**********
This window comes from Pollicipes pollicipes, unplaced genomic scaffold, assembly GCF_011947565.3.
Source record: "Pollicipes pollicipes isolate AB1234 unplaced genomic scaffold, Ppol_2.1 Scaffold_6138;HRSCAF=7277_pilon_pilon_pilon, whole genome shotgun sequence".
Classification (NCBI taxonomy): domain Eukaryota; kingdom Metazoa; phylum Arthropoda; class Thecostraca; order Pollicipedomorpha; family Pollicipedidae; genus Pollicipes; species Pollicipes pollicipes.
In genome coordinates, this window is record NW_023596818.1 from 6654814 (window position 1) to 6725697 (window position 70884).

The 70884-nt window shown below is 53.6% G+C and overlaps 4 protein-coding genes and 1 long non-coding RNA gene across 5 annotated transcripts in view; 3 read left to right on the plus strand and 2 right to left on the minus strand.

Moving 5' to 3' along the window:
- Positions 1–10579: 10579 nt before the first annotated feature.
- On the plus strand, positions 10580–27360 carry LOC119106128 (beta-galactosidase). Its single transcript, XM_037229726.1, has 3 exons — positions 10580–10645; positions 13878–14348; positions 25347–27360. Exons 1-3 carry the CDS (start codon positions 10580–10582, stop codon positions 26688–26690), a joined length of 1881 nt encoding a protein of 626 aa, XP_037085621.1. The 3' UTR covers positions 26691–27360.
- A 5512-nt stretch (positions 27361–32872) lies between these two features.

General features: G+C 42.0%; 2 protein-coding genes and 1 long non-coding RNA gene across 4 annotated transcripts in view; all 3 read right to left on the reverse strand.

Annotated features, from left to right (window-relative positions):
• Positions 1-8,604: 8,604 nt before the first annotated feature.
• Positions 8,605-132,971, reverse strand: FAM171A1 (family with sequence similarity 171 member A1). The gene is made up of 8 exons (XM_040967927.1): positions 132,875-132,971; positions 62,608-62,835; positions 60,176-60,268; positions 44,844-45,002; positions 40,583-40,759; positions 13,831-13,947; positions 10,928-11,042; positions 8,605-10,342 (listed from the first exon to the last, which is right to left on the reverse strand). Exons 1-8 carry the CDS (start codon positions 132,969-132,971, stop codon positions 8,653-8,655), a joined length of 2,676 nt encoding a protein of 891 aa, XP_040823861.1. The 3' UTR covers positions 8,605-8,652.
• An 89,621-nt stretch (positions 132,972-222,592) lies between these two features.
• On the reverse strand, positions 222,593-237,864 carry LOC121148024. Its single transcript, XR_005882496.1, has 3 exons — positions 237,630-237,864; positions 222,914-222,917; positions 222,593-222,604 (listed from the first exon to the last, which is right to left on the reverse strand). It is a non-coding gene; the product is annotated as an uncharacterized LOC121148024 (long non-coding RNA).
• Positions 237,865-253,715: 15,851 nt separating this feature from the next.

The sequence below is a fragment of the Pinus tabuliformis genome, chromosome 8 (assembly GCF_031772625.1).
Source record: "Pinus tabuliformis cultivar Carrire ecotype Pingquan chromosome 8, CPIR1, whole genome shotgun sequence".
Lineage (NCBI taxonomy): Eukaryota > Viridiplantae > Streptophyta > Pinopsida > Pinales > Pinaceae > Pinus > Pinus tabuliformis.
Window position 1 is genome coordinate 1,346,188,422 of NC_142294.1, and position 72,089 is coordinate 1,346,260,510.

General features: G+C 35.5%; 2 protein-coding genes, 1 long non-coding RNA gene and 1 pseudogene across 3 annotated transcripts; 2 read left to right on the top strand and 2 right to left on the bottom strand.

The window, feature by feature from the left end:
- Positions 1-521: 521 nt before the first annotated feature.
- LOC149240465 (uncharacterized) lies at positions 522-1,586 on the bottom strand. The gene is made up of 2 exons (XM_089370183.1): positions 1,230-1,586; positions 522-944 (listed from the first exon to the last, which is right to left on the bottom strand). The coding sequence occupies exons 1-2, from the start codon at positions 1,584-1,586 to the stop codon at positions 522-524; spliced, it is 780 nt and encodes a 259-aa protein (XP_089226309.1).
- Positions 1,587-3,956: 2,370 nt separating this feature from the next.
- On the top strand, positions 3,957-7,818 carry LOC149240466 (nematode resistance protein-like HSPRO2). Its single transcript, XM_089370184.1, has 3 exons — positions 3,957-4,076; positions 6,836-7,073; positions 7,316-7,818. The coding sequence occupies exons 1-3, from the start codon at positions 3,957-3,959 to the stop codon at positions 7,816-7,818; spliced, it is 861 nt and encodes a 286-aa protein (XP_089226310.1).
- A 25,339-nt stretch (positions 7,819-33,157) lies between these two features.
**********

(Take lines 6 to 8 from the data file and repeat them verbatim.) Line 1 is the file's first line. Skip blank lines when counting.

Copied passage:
Moving 5' to 3' along the window:
- Positions 1–10579: 10579 nt before the first annotated feature.
- On the plus strand, positions 10580–27360 carry LOC119106128 (beta-galactosidase). Its single transcript, XM_037229726.1, has 3 exons — positions 10580–10645; positions 13878–14348; positions 25347–27360. Exons 1-3 carry the CDS (start codon positions 10580–10582, stop codon positions 26688–26690), a joined length of 1881 nt encoding a protein of 626 aa, XP_037085621.1. The 3' UTR covers positions 26691–27360.